Published Jan 20, 2003
I have a interview coming up on the 25th and have some of my own questions already lined up for the panel...However, this is my first interview for anes. school...With hindsight being 20/20, I was wondering if any SNRAs or CRNAs have any questions that they would have liked to have answered before they started school, but didn't...or have you thought of a question now that you wouldn't have known to ask prior to beginning the program?? I have also "consulted" with a friend who just graduated from a CRNA program- just wanted your input-you're all very insightful and open with your responses...It is very much appreciated!!!
Good luck on your interview. I would stress that you like the one on one patient care that you can give in anesthesia. Don't say that you don't like caring for patients. Be sincere and show a sense of humor.
Let us know how it went.
Thanks so much for your reply....returning to pt care IS the main reason I am applying to CRNA school...I "left" nursing for a couple years and have found that I miss it more than I thought I would-Anyway-becoming a CRNA was a goal of mine since high school and it has "resurfaced"....Thanks for the support...I'll let you know how it goes:)
Inquire about residency programs - the weaker the better, none is best!!
thanks for your reply Dave...I appreciate it!:)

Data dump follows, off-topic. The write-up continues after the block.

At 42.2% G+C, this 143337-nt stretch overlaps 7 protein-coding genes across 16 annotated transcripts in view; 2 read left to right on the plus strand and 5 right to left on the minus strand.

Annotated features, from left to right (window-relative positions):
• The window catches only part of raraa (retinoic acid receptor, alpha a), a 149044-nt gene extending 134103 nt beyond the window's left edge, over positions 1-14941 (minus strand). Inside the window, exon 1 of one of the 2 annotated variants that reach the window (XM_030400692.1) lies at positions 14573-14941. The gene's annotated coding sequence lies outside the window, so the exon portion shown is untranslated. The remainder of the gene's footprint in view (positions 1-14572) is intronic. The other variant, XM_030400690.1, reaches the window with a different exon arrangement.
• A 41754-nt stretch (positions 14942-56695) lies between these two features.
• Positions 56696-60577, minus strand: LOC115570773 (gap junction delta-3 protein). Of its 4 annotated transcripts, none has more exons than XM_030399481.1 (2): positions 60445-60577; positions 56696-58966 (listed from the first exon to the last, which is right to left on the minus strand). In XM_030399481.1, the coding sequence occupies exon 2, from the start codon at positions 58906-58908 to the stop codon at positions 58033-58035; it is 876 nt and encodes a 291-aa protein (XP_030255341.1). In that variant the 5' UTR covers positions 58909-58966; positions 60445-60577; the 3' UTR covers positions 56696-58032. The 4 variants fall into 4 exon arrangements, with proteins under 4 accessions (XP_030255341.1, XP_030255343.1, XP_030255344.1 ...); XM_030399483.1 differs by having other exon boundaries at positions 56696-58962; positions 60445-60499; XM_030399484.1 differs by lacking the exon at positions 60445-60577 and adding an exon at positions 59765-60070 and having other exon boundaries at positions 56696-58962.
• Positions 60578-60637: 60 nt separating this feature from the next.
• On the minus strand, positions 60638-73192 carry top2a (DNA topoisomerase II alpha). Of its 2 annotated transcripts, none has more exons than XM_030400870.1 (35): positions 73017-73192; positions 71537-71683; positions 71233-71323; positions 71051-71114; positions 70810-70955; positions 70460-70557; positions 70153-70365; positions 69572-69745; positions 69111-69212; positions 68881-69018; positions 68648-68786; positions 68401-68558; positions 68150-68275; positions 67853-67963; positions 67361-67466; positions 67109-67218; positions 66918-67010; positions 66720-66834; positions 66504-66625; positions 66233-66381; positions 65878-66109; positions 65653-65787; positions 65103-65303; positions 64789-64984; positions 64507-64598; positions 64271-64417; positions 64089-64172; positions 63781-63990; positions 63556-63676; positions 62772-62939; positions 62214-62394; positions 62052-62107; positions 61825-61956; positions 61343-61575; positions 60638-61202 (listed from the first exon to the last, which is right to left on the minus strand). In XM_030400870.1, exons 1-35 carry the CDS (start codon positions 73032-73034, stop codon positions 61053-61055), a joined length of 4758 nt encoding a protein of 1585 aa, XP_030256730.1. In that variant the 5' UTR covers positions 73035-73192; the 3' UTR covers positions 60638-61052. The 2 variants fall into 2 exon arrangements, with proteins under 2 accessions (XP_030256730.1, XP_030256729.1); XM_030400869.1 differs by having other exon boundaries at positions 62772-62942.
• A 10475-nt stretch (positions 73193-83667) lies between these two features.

I was curious about MD involvement, direction, and relationships. Asking about graduate success on the Boards is also a common question. You also want a program that teachs all forms of regional anesthesia (maybe they all do, I don't know). Like WntrMute says, lack of competition with MD residents is preferrable.
I'm pretty fresh into my program. I wish I could help more.
Thanks Brenna's Dad!
I have added these to my list:)
I'd also inquire about numbers of central line insertions, A-line insertions, FOB opportunities, regional (not just spinals and epidurals). You want way more than the minimum to be the norm. I think one only needs to do 15 spinals to graduate. You can't become proficient doing some of these things a handful of times. Search out programs that challenges you.
Thanks for your reply Dave...I will add these, too.
Create well-written care plans that meets your patient's health goals.
This study guide will help you focus your time on what's most important.
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